Bold layers of Korean texture, flavor and and color will unfold at a new restaurant pop-up this week, but first you’ll need to unwrap that bojagi.
At Naemo, a new West L.A. venture from two vets of tasting-menu–driven Atomix in New York City, the ikura gets marinated in soy. The mandu trade dumpling dough for hollowed-out chicken wings. The japchae is served with wagyu, and the namul is topped with Santa Barbara uni—each delicate banchan filling a square of boxes imported from Japan, all wrapped up in a patterned, folded cloth to untie.
The thoughtful new curbside-pickup operation is a joint concept from executive chef Ki Kim and operations manager Arnold Byun, both of whom recently landed in Los Angeles after years in some of the world’s most famous Michelin-starred kitchens and dining rooms. It’s also a contender in a growing fine dining movement, one where Korean flavor is finally front and center in exquisite forms and exciting new presentations.
“A lot of the Michelin-starred restaurants we’ve worked in are honestly not Korean—they’re either Japanese or French, Italian, what have you,” says Byun. “So the concept is: Let’s take California cooking and produce and apply our identity as Korean-Americans and what we know, and try to put Korean flavors at the forefront of our minds as we build out the menu for our pop-up. [It’s] California cooking with Korean flavors and finesse.”
The format is simple, the pricing, affordable: Each meal is designed to feed two and includes mixed-grain farmer’s rice dotted with turnip, lotus root, nori and ikura; farmer’s soup of doenjang, or soybean paste, as well as shiitake mushrooms and a shrimp dashi; and those eight artful banchan, which will change just as seasonally as L.A.’s farmers’-market bounties, all priced at $75 per bundled-up meal.
Soon, Kim and Byun will reveal their caviar service, a playful bit of understated luxury where caviar, soy-soaked ikura, smiley-face French fries, fried chicken, wasabi, house mustard and potato-salad–stuffed inari arrive with a 30-gram tin of aged caviar from Pasadena’s Astrea—ideally all priced between $80 and $90, far below the caviar’s retail cost alone.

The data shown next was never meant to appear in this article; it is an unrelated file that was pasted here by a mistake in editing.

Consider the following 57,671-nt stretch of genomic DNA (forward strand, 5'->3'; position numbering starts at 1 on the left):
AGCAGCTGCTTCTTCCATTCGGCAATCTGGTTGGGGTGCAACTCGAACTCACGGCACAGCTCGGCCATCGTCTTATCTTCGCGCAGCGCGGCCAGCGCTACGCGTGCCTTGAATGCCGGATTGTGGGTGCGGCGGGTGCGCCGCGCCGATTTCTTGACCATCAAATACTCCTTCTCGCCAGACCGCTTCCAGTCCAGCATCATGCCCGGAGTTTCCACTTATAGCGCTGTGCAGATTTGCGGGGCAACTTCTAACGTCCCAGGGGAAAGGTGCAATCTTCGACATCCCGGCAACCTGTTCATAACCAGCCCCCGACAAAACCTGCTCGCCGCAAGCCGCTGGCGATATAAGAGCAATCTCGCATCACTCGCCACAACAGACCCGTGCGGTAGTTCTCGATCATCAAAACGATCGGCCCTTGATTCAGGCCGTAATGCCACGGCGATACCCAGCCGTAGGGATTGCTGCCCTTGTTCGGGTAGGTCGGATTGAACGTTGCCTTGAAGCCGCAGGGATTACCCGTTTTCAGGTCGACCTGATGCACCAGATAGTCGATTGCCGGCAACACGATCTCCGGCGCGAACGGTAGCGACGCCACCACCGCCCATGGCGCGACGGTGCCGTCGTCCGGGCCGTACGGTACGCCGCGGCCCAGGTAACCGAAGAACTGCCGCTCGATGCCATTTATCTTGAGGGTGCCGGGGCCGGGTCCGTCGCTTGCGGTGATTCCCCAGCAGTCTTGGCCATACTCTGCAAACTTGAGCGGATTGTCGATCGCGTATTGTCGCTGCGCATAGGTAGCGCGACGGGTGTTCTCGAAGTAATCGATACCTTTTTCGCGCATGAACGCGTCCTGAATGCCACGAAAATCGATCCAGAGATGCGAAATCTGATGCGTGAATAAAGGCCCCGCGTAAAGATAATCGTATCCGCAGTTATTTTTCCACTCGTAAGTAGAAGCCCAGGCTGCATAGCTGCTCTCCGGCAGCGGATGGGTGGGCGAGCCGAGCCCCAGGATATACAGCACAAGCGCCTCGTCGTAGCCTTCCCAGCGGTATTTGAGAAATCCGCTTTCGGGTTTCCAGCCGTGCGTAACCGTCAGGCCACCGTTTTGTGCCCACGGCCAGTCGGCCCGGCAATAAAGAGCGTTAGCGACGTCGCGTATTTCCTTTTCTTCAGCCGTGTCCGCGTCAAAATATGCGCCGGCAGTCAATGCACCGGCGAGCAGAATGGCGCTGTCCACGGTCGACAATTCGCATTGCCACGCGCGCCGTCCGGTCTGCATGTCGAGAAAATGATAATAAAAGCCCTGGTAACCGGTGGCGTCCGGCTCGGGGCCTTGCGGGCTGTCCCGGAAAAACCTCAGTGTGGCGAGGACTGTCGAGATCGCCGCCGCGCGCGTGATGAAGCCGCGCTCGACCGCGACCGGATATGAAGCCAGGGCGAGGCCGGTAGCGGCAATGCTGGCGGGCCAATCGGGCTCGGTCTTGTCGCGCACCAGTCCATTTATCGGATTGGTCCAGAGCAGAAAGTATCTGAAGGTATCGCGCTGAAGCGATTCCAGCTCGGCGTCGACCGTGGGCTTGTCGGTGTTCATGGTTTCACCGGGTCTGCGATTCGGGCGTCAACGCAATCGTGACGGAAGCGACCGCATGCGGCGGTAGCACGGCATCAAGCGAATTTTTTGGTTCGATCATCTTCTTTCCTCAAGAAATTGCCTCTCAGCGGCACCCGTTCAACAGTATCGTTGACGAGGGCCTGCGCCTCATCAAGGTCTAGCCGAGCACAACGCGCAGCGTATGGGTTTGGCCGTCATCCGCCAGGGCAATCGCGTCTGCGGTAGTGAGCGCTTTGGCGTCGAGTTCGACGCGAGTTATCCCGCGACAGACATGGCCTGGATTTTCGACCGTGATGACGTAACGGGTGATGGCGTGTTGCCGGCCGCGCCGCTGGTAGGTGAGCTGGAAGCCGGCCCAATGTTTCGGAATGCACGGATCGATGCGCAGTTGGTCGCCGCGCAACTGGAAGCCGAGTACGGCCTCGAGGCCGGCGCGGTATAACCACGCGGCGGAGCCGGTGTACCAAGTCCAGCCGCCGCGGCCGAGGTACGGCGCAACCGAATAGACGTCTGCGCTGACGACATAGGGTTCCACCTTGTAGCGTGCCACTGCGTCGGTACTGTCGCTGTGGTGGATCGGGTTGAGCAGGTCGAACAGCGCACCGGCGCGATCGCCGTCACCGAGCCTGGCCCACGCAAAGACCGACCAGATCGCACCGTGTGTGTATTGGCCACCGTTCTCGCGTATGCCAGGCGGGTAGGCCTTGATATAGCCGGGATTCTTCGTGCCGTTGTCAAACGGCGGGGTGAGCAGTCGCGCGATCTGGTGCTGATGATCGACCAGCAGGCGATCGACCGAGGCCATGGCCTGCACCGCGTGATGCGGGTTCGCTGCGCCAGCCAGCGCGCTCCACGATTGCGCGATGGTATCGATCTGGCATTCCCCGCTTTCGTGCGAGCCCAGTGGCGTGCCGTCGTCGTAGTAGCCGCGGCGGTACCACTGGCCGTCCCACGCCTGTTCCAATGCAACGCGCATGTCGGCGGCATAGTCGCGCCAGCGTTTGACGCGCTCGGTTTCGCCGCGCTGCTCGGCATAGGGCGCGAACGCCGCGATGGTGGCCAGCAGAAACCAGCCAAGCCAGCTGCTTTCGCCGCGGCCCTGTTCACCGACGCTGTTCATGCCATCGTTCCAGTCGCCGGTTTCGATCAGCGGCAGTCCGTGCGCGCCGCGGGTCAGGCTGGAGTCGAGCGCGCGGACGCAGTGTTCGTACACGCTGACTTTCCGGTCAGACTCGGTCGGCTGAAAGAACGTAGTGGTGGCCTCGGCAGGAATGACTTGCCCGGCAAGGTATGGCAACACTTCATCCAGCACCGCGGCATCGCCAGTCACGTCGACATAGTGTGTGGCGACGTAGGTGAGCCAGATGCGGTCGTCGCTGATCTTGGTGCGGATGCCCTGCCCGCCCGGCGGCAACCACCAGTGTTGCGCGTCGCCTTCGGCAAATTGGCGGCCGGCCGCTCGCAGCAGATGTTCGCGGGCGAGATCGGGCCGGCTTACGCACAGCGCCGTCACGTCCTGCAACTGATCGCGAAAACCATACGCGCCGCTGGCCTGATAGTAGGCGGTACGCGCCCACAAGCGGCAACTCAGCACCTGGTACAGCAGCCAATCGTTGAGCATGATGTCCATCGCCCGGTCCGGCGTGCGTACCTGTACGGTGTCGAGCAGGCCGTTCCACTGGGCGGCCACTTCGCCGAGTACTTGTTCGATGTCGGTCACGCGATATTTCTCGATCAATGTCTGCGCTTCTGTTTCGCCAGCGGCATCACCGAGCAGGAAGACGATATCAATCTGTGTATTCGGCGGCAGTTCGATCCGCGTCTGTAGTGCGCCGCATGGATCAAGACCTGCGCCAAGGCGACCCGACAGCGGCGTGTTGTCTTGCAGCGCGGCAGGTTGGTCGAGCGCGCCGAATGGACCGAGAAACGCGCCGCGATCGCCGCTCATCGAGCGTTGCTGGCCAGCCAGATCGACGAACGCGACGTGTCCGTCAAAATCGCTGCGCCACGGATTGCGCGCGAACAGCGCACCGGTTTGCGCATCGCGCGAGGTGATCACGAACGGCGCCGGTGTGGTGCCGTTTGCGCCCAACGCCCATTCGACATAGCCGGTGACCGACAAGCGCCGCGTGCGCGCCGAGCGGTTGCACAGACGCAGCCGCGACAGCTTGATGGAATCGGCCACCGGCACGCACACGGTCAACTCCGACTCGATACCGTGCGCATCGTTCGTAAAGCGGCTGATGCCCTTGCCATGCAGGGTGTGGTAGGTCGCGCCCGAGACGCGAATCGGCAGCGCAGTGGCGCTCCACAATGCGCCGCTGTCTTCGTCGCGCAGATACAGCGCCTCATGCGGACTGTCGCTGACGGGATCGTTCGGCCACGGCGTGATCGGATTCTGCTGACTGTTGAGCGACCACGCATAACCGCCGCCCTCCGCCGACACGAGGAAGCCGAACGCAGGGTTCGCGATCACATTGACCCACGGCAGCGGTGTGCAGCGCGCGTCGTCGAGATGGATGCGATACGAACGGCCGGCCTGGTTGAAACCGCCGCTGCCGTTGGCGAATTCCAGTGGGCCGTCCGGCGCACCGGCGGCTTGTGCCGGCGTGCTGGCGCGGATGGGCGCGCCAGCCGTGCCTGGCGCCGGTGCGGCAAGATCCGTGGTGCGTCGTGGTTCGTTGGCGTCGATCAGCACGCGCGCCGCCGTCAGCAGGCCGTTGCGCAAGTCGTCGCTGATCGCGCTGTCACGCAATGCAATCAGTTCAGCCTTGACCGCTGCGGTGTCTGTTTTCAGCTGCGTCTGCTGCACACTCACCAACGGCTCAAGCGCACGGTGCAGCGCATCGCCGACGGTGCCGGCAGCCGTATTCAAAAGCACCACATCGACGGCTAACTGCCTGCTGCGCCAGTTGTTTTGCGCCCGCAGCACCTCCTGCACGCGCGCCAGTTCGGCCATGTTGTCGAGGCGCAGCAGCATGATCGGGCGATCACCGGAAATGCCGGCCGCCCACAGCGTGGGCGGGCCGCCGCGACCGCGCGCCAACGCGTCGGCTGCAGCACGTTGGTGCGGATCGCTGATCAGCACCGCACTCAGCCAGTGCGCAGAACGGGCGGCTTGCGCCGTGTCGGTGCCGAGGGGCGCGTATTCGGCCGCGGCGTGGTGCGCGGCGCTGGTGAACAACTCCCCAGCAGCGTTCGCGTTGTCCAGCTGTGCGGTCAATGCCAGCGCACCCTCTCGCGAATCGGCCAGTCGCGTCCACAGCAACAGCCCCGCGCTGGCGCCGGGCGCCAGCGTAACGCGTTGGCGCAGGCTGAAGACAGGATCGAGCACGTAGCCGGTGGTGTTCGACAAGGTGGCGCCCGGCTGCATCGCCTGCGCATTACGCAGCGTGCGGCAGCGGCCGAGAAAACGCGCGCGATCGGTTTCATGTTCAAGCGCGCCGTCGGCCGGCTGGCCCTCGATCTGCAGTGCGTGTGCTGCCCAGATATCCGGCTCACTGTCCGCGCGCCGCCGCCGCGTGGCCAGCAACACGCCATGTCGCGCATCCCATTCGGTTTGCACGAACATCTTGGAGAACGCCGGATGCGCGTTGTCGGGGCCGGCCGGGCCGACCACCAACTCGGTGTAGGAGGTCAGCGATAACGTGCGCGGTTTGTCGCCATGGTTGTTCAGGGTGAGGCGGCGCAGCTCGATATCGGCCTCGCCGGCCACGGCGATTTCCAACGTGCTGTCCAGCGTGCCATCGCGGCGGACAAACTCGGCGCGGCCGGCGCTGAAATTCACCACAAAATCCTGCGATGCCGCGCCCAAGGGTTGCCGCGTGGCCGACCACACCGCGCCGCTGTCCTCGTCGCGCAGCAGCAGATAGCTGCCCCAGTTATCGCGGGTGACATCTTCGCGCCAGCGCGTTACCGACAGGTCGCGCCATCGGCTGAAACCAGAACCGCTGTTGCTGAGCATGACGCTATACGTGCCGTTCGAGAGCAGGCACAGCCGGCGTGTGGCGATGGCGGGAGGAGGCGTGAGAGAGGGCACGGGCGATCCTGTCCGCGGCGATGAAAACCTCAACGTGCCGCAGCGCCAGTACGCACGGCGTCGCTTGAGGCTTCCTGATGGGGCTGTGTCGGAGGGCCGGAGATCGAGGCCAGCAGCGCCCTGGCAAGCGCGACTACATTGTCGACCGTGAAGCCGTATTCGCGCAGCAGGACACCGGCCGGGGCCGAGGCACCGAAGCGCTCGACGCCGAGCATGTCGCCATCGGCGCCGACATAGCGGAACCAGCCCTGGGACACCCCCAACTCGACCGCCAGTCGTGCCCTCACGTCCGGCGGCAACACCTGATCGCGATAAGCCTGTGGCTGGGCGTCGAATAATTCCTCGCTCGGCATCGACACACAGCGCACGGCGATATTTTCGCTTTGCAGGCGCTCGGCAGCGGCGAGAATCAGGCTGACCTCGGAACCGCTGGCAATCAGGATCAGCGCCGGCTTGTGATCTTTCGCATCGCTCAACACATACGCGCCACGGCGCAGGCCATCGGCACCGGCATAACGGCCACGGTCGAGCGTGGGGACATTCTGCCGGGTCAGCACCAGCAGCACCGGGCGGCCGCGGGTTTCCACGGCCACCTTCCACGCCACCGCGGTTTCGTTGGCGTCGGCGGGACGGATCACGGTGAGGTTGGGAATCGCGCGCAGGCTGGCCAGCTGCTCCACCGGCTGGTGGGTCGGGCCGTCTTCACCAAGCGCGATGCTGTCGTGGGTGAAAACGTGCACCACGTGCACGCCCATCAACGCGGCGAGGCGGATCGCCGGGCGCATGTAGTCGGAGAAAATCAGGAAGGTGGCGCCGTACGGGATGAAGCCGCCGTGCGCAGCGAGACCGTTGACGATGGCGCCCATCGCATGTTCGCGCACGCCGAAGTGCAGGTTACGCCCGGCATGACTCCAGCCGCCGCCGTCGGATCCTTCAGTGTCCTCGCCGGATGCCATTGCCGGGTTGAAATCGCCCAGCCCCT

“I don’t want to keep pretentious ingredients for pretentious people,” says Kim, adding, “My style is to take out all the flamey part of the dish, add a funny, cute accent to it, and make it simple and more enjoyable for people that are actually eating instead of Instagramming.”
Given how aesthetically pleasing Kim’s plating is—especially for a takeout-only format—it might be hard to resist snapping a photo of those squares of fresh acorn-jelly banchan, decorated by edible flowers and sitting atop longsword-lettuce salad, or those smiley fries crowned by crème fraîche, caviar and chives.
The pair have spent their days exploring L.A.’s farmers’ markets and diving into the city’s more traditional, longstanding Korean spots—heralding L.A. as home to some of the best Korean dining in the world. With complete reverence, theirs, they share, will be something a bit newer. “Korean food in nature is very humble and very comforting, but we also feel there’s room for it to grow in other ways,” says Byun.
And L.A.’s modern Korean food scene is growing.
The now-defunct pop-up Dandi brought us fried hot quail and beef-tongue jjim tostadas in 2019, while one of its founders, chef Jihee Kim, went on to launch one of L.A.’s most exciting to-go operations of 2020, Perilla. Over the weekend the team behind Baroo just opened their long-awaited Korean-food stall, Shiku, within Grand Central Market, and Spoon by H’s to-go dosirak has proved one of the most artful takeout meals in the city. The new Hanchic seamlessly blends Korean and globe-trotting flavor, resulting in dishes like ragu tteokbokki and a pho-like chicken soup with perilla, while a full-service fine dining operation, Yangban Society, is set to open in the Arts District later this year.
Informing both Kim and Byun, New York City’s own modern Korean boom is well underway with Michelin-starred restaurants like Atomix and Jungsik pushing the boundaries of Korean flavor through a fine dining lens—Kim, by the way, has cooked at both—and restaurant group Hand Hospitality (of Take31 and Her Name is Han fame) almost exclusively riff on a range of Korean and Japanese classics and reimaginings.
“When we both set out, we thought the closest we’ll get to working in an Asian restaurant was a nice Japanese restaurant, let’s be honest,” says Byun. “I think Atomix was a real change in tide for me, and I’m sure for Ki, and that’s where we met.”
Kim, who emigrated from Korea 12 years ago, credits the movement’s momentum to chefs such as Jungsik Im and Corey Lee for inspiring a new wave of Koreans and Korean-Americans to cook professionally in the aughts, and to America’s recent awareness of Korean culture beyond the kitchen—citing Bong Joon-ho’s award-winning film Parasite and worldwide smash K-pop band BTS.
“Quite frankly I think Korean culture was looked down upon back in the day,” says Kim. “No one really knew about Korea. When I tell people I’m from Korea—still now, but not a lot of times—people would ask, ‘So are you from South Korea or North Korea?’ But now people are more knowledgeable. From my point of view more Korean-Americans are getting involved in cooking and as that’s a growing movement, there’s more people contributing. In New York there are so many Korean chefs that are so ambitious and just trying to make it, and in L.A. and New York I think there’s a good demand for it. Now people are more ready for it than ever. I think it’s just working out perfectly, time-wise.”
Naemo is now available through online ordering, priced at $75 per meal for two. Pickups are available Wednesdays to Saturdays, from 4 to 8pm, at 2435 S Sepulveda Blvd in West L.A.
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